Last week, Bennett College revealed its Blueprint for HERstory as a foundational document designed to help us better understand the college’s mission, and the possibilities for it to flourish in graduates and throughout the institution.
To save you the journey through the document, here’s an executive summary:
Bennett wants to cap institutional costs to match an enrollment of about 200 students
Bennett wants to focus on the overall mental, physiological, spiritual, professional, and social health of its students
Bennett wants to address issues of industrial equity, with an emphasis on social justice in technology, healthcare, and the environment
Bennett wants to be operationally solvent and data-driven; not as a means for survival from year to year, but from generation to generation
One term mentioned just twice in the document says it all: anti-fragile. For HBCU traditionalists among us, it is almost second nature to read that and skeptically assume it to be a fancy translation for resilience or endurance, but it could also mean something quite different for a Bennett culture under active re-imaging.
Resilience suggests a natural capacity, willing or unwilling, to survive difficult circumstances. Anti-fragile, however, suggests a working knowledge of those circumstances and a keen sense of how to avoid or leverage them for the benefit of the school and its stakeholders.
Rosa Parks in a bus seat was resilient. Harriet Tubman with a pistol was anti-fragile. Both important, both groundbreaking, each very different from the other.
Most college leaders, HBCU or otherwise, fail to meet the intelligence of their stakeholders in moments of crisis. When things go wrong, they tend to focus on how to make things right instead of honoring systemic failures of culture, operations or personality.
A lot of people criticized Bennett over the last decade for watching its enrollment plummet, its budget collapse under red ink, its fortunes fast fading, and seemingly doing little to stop it. The critiques rarely accounted for other factors like the rising costs of college attendance, changing trends in industry and workforce development, and the growth of other public institutions in Bennett’s direct geographic footprint.
Bennett languished in the overcast caused by the rise of North Carolina A&T State University as the nation’s largest four-year Black college, and the surges of enrollment at UNC-Greensboro and High Point University. It was cast out by its accreditor in 2019 for chronic debt and cash-flow issues, mostly spurred by its precipitous enrollment declines. It was well on its way to an undignified existence in the mold of Morris Brown; anything but dead.
But Bennett is not extinct. It is very much alive, largely free of the financial burdens that threw the school into the national spotlight by way of a historic fundraiser. Federal funds associated with coronavirus relief, federal loan forgiveness, and continuing philanthropic goodwill from alumnae and well-wishers are helping to stabilize the school even in lean times.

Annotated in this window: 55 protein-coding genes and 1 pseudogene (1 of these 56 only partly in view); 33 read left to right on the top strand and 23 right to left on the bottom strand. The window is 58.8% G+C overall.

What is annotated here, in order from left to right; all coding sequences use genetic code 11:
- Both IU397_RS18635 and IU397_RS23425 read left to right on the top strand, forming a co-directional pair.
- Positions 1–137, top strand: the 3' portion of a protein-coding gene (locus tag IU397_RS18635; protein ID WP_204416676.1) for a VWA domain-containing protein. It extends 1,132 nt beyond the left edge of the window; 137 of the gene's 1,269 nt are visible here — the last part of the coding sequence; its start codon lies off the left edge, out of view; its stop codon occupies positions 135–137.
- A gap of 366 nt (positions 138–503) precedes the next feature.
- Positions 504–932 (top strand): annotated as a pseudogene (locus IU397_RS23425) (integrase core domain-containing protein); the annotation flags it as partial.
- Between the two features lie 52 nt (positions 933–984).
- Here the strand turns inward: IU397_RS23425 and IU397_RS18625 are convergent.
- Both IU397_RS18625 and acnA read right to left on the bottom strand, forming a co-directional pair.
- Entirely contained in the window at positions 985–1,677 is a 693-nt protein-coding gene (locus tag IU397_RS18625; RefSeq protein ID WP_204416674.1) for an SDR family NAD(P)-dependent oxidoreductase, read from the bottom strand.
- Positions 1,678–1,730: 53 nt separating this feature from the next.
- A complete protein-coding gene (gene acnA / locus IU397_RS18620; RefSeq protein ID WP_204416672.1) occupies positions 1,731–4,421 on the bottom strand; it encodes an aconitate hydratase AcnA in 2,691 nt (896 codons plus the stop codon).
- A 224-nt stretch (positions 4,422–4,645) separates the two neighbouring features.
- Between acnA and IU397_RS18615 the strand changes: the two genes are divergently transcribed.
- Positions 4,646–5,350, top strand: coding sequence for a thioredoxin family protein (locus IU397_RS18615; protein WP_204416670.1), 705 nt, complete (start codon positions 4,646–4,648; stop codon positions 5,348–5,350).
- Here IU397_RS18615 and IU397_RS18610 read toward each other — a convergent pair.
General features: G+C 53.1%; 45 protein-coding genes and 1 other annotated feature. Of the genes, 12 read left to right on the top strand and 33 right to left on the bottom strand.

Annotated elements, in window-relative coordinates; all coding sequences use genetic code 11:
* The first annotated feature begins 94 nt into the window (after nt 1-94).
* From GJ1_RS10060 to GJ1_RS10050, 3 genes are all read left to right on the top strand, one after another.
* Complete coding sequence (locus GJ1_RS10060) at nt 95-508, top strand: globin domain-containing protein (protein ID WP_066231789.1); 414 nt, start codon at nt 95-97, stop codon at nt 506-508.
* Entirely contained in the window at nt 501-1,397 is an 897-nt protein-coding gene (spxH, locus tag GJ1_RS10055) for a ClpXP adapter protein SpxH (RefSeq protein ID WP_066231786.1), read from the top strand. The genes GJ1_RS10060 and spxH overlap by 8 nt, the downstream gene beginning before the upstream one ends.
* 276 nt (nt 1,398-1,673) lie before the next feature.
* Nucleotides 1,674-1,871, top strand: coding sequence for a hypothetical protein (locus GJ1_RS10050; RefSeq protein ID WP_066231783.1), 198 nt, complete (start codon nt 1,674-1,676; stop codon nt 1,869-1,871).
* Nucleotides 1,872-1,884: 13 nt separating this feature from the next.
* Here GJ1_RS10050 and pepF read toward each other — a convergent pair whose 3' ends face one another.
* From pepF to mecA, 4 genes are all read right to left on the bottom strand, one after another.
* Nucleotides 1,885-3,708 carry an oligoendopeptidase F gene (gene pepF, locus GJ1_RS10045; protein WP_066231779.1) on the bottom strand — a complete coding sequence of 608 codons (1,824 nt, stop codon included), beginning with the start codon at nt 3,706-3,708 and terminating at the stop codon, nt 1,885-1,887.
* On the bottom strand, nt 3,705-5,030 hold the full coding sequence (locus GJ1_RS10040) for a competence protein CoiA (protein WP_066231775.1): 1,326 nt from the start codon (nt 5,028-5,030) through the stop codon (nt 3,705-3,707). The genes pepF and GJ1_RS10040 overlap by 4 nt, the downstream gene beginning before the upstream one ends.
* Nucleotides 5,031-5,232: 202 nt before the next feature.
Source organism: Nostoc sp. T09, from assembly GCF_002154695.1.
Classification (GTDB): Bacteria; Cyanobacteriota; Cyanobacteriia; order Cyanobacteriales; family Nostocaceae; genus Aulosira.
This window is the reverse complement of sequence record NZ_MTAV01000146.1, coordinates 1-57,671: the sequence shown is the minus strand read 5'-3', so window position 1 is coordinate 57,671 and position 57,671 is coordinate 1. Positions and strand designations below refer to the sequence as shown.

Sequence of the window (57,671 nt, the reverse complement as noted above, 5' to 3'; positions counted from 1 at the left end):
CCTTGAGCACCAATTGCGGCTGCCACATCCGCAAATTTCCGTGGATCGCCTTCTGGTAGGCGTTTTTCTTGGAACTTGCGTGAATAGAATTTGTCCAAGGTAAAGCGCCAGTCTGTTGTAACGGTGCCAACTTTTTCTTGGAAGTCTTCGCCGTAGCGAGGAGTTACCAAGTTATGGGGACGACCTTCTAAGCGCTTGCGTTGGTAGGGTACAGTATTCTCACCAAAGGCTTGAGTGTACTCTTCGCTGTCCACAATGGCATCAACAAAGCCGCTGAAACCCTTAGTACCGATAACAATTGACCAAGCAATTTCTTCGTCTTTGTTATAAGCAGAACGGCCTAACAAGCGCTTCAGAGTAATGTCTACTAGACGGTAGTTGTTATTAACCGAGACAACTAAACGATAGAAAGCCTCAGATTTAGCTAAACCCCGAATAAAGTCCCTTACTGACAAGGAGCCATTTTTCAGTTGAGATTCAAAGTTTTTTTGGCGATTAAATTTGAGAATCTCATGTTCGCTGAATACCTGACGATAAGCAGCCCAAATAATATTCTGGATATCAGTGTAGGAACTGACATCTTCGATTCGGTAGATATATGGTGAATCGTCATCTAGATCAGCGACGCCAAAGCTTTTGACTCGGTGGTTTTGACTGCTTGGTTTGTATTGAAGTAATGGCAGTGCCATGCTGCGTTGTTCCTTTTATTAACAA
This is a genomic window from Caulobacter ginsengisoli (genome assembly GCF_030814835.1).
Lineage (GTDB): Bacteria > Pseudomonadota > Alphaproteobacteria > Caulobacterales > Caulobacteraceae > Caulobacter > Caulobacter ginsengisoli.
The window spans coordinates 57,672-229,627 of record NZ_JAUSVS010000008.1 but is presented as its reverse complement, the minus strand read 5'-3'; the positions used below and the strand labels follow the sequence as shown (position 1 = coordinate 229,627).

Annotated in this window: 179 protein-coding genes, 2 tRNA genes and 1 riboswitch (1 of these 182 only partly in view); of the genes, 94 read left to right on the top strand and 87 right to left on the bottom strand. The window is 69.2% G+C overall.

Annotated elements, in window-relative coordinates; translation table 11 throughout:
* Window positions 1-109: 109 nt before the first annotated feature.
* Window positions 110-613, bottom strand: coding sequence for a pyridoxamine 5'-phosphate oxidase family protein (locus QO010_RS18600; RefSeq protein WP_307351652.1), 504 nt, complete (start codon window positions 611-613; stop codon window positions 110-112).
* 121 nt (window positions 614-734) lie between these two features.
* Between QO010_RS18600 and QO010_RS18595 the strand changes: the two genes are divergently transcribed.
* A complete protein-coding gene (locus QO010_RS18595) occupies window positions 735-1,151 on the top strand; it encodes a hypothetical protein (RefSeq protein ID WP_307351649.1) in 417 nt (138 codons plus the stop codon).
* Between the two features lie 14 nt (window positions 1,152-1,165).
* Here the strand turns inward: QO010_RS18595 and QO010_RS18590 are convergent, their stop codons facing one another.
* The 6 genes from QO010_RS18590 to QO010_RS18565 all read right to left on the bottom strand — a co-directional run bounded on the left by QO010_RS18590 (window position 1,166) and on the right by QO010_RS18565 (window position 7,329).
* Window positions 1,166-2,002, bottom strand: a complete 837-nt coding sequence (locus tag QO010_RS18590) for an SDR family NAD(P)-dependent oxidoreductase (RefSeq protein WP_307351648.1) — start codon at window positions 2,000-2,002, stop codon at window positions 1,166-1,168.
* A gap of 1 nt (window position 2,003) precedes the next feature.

The plan speaks boldly about how the college will avoid inaction, real or perceived. It suggests that Bennett executives, alumnae, faculty and students, all groups either steeped in or supportive of the conservative, southern HBCU tradition are collectively willing to try something dramatically new to get dramatically better results.
It is a pronouncement of moving forward while acknowledging the things which took them backwards and almost off the map.
The key to understanding the resurgence of Bennett College is to first abandon traditional thinking about what a college, and specifically an HBCU, is supposed to look like. We shouldn’t look at 200 students and think that Bennett is a shell of its former self; we should look at the number and consider the opportunity for the school to recruit, finance, retain, and to graduate a dynamic cross-section of women from around the world with world-class education and industrial training opportunities.
Bennett is not in the mold of Morris Brown. No one has tried to burn down campus buildings, or exaggerated its partnerships. The school is taking an anti-fragile approach that we saw just over a decade ago in Dallas at Paul Quinn College.
That private school was 30 days removed from closure and down just a few dozen students until president Michael Sorrell and committed faculty members bought into a similar self-defining ethos that evolved into “We Over Me.” Years later, the school is the nation’s first historically Black work college, has crafted partnerships with some of the city’s most well-connected philanthropists and corporations, and has a growing number of students preparing to use new buildings on campus for the first time in decades.
A resilient Paul Quinn would have found a way to maintain business as usual. An anti-fragile Paul Quinn reinvented itself with an eye towards the future.
Officials at the school say that the future Bennett campus will be as it has always been; welcoming for a special type of woman seeking to craft her future in a unique way. But it will take more than just guile in Greensboro to make this happen. Investments from beyond the campus borders have to continue to pour into the institution.
People have to be willing to send their daughters to learn and to earn degrees from the college. Esteemed faculty have to want and seek opportunity to teach these women, and corporations must have an eagerness to recruit them into jobs.
Bennett earned our affection and it helped its stakeholders to raise $9.5 million dollars a few years ago. Now, the school is trying to earn our trust and this plan shows that the institution may be well worth that investment, too.